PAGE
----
Elementary Science #1: Quantum Realities

If a woman go left, or right, does Time’s flow divide? Does the Wheel then weave two Patterns? A thousand, for each of her turnings? As many as the stars? Is one real, the others merely shadows and reflections?

From Stone to Stone run the lines of ‘if,’ between the worlds that might be.

Interesting, this quotation - because whether Jordan knows it or not, his description of the Portal Stone worlds parallels some of the latest theories in quantum mechanics.

One hypothesis is that the universe splits every time an event happens one way rather than another. There are an infinite number of realities, ranging from the very unlikely to the most likely, which are the closest to our own. Sound familiar?

There are still more ‘alternate realities’ in the Wheel of Time beside those reached by the Portal Stones. One is Tel’aran’rhiod, known as the Unseen World or the World of Dreams, which is a reflection of the others. While there are an infinite number of worlds, there is only one Tel’aran’rhiod. It reflects each world in proportion to its likelihood of existing.

Thus, the changeability of the Dream - while mostly reflecting this world, it sometimes reflects the more likely of the alternate worlds, and occasionally the unlikelier ones. The things that appear in more realities, such as buildings and mountains, are less likely to alter, while ephemeral objects - for example, the papers on Elaida’s desk - may change every few seconds.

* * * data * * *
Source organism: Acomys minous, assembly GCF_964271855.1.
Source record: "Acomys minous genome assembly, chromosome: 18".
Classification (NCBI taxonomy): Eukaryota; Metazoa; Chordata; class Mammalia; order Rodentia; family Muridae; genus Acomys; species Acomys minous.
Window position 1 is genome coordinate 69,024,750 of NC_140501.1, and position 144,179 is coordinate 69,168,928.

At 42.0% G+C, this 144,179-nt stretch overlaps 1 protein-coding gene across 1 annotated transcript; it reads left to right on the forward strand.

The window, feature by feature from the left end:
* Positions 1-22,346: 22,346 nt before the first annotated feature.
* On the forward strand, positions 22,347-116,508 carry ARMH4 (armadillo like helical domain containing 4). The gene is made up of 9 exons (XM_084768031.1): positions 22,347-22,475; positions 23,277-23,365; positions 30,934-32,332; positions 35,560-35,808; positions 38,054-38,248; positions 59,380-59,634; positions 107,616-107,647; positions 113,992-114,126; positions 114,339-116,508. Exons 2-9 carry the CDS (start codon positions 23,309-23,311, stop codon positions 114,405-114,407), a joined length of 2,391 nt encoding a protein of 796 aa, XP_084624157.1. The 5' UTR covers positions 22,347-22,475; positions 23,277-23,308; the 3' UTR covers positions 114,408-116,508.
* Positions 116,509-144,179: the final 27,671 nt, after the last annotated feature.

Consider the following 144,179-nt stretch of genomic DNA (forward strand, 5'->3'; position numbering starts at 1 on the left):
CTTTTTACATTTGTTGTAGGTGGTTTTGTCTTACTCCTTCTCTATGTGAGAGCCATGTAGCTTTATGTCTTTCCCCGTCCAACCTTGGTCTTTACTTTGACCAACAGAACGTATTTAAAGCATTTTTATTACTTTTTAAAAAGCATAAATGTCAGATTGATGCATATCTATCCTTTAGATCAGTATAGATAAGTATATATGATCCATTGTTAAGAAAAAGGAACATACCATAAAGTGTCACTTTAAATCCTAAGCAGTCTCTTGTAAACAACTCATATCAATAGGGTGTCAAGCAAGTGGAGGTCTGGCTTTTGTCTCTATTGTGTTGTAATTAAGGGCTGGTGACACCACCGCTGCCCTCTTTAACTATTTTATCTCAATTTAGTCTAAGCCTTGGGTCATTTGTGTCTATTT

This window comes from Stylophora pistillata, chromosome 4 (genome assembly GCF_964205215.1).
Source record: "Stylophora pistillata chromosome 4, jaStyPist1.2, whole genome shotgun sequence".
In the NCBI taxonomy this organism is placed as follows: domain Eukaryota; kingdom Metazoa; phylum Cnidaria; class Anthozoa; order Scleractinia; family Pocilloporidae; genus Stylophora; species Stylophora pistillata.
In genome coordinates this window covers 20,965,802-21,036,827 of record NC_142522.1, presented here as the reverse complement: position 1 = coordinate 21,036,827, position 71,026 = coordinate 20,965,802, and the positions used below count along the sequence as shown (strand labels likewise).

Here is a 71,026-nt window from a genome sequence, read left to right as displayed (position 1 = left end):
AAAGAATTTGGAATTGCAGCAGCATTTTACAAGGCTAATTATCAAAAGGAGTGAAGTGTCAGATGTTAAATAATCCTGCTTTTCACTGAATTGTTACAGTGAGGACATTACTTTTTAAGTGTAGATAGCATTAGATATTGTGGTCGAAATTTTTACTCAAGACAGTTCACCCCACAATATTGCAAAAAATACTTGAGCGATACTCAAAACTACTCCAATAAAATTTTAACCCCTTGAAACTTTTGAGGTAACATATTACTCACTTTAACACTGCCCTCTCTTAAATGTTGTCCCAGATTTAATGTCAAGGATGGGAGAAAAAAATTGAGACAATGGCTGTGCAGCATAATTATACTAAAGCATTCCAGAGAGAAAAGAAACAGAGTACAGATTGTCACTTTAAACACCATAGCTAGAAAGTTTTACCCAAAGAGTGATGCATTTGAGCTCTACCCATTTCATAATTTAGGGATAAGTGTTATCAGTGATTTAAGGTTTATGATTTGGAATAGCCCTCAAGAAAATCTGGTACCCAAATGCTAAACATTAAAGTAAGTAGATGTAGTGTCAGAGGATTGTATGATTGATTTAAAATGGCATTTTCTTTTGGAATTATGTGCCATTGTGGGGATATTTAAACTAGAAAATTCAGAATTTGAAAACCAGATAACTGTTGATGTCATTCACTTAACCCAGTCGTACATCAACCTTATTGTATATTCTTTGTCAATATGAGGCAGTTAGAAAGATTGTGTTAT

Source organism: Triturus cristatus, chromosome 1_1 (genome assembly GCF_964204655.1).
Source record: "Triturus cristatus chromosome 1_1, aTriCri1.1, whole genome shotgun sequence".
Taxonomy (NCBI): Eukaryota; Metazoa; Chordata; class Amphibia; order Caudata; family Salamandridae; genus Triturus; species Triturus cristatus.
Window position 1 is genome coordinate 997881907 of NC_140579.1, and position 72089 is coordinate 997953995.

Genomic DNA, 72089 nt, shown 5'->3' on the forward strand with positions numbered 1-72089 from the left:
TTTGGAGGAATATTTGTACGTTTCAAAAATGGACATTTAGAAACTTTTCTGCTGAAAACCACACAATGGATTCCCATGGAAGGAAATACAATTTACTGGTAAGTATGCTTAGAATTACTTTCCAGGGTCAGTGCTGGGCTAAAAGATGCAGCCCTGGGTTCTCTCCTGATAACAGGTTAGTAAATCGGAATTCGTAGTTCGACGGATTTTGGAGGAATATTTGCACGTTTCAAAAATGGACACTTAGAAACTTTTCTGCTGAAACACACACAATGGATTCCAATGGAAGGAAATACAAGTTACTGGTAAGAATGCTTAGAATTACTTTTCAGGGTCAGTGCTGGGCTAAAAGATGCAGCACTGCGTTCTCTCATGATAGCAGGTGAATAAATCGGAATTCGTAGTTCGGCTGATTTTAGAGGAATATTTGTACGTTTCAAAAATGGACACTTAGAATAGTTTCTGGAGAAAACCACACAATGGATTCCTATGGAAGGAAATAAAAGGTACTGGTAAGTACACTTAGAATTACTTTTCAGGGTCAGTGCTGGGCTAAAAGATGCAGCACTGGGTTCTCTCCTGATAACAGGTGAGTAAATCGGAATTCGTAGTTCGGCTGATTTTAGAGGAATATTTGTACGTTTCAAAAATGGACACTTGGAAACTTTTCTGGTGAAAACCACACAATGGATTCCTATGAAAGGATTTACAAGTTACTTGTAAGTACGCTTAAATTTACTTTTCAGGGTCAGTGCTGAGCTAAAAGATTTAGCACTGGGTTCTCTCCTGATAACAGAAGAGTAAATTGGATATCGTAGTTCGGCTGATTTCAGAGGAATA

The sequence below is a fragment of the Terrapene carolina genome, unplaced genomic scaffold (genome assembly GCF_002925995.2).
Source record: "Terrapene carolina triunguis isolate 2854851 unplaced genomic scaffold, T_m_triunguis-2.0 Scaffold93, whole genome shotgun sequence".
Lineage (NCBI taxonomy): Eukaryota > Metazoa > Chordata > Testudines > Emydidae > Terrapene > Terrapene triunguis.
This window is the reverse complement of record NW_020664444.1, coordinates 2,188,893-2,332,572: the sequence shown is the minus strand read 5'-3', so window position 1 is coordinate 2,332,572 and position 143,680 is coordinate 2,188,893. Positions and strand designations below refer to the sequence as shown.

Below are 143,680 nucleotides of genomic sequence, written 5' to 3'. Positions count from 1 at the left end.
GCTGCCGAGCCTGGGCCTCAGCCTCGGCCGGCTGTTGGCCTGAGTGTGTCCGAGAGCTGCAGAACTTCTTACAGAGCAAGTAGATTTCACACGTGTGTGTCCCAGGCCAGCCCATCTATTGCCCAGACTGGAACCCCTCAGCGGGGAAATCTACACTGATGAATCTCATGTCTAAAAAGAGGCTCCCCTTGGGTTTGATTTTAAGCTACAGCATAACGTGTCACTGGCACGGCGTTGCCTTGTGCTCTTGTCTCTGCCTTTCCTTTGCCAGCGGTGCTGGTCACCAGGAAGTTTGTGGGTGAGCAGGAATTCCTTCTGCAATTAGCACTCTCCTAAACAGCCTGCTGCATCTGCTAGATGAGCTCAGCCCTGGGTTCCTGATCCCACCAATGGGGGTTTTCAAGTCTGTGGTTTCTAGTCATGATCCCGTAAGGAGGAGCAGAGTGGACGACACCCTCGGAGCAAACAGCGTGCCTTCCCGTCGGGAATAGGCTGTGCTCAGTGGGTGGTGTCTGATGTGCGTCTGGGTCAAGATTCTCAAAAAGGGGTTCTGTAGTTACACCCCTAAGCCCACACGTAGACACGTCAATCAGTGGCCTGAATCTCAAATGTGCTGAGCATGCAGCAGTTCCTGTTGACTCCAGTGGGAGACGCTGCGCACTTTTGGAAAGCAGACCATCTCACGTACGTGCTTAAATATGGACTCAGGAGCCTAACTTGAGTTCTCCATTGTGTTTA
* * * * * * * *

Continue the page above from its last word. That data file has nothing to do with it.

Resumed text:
And the light in Tel'aran'rhiod is dim and sourceless, as somebody recently pointed out to me, because the major light sources - the sun and moon - are constantly in motion.

This also explains why objects in Tel’aran’rhiod cannot be changed for long, and are liable to revert once you lose concentration. It’s like trying to move a huge weight - it resists. Why? Because you’re trying to alter an infinite number of realities. As Elayne and Nynaeve found out, the difficulty of creating something in the Dream increases as the probability of it existing decreases. If something absolutely could not exist, under any circumstances, it would be impossible to create it - rather like the effect of a ta’veren.

While on the subject, ta’veren are supposedly the Pattern’s mechanism for maintaining itself. How does this mechanism work? By, apparently, steering events into the less likely, but beneficial realities that probably wouldn’t happen otherwise. Around a ta’veren, Terry Pratchett’s rule applies: “One in a million chances crop up nine times out of ten.”

Probability plays a very great role in the Wheel of Time. Fortunately or unfortunately, depending on how you look at it, just about anything could happen.

Stay tuned. In the next class of Elementary Science we’ll go on to the observer effect, Schrœdinger’s cat and how quantum mechanics apply to Skimming-space.

Class dismissed!

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